The Black Chalice
Paul von Arduin, now a monk, is compelled by sorcery to write the truth of his adventures with his former master, Karelian Brandeis. In Paul’s story, Karelian, the youngest son of a German nobleman, has just returned victorious from the Crusades. Karelian insists on passing through the forest of Helmardin en route to his wedding, despite warnings from his comrades that sorcery awaits there. In fact, an enchanted, pagan castle lies within, and its owner, a beautiful half-human, half-veela female named Raven, has deliberately lured Karelian there. Karelian, whose sexual attraction to Raven cannot be denied, must decide between Raven and his vows to his feudal lord. His choice eventually embroils him, Raven, his overlord, and all of Germany into near civil war.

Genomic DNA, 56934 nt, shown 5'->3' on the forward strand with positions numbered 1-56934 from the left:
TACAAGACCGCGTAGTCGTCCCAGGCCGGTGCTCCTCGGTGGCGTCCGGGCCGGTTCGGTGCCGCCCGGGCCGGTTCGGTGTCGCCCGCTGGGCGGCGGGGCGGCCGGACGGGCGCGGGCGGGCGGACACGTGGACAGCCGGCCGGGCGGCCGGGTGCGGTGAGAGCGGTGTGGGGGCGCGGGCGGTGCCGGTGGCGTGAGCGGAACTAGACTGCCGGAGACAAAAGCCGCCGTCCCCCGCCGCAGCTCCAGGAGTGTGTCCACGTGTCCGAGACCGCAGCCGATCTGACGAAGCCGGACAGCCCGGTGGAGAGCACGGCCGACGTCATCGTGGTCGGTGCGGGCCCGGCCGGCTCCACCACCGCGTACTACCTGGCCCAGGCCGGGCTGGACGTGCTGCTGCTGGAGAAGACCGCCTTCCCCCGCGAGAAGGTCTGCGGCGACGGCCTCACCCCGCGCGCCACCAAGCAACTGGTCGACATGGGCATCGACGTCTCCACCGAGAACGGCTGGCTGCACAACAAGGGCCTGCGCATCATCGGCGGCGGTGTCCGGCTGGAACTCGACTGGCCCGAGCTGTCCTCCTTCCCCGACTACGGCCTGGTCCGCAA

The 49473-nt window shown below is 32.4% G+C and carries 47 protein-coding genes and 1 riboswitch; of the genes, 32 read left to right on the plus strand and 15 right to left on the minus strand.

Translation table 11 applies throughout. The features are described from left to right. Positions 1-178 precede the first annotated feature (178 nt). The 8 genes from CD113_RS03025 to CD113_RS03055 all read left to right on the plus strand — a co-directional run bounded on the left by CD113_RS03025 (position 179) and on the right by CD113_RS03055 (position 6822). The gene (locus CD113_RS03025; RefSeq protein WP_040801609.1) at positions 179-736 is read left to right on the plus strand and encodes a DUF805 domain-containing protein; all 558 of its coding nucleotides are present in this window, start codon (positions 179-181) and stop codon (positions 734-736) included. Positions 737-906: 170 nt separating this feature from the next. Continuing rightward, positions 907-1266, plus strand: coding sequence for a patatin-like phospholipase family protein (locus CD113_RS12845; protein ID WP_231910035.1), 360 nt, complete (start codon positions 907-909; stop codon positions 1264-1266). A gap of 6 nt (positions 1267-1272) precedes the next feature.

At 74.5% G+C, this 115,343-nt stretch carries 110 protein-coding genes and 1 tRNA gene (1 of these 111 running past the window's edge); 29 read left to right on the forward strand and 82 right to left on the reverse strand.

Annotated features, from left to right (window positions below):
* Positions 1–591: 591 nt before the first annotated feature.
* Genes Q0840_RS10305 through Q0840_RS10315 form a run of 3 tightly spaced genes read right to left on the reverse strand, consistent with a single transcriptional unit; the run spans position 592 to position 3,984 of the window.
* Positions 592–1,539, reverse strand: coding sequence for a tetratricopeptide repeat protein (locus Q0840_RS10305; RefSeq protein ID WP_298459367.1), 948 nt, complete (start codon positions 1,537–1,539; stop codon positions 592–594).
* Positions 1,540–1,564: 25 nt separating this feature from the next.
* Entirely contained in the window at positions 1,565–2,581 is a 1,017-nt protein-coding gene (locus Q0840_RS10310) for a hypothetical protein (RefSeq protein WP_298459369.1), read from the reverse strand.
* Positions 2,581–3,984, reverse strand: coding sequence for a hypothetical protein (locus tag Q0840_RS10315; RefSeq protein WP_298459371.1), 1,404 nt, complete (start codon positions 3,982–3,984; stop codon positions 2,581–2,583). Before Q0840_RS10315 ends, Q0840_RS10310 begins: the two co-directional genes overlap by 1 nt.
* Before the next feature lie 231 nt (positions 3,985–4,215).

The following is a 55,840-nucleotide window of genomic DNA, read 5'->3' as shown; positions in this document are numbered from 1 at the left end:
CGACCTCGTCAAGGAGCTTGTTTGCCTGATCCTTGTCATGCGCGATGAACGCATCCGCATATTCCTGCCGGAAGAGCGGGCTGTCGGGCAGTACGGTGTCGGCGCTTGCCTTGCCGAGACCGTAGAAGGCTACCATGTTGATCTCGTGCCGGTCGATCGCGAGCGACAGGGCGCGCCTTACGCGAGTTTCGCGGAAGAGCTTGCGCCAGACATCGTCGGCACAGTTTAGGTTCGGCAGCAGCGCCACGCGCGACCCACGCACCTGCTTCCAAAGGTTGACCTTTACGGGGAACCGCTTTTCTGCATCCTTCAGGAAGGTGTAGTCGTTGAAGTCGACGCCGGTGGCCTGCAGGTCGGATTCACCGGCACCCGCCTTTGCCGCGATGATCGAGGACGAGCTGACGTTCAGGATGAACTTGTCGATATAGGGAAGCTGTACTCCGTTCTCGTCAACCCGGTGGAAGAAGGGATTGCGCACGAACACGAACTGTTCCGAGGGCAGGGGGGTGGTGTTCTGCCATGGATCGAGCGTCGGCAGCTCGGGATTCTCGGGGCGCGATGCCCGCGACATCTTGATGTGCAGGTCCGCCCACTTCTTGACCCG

The novel jumps occasionally between Paul’s recollections and his current monastic life. Though these transitions are handled well, it jars when the novel leaves the point of view of the supposed narrator to recount events and secret conversations where he was not present. The author has deliberately chosen an imagined setting within a specific timeframe of medieval Germany, but populated it entirely with fictional characters – from Karelian and Paul to the Holy Roman Emperor himself, here named “Ehrenfried.” This left me with an unsettled feeling. Paul, also, is a rather weasel-like character, accomplishing mostly trouble, and never sure of his own loyalties. In my opinion, the novel could have been better grounded in either history or fantasy if either true historical events were more central to the story, or if the novel were set in a medieval-style world similar to, but not quite, our own. Overall, an entertaining tale with a number of distracting elements.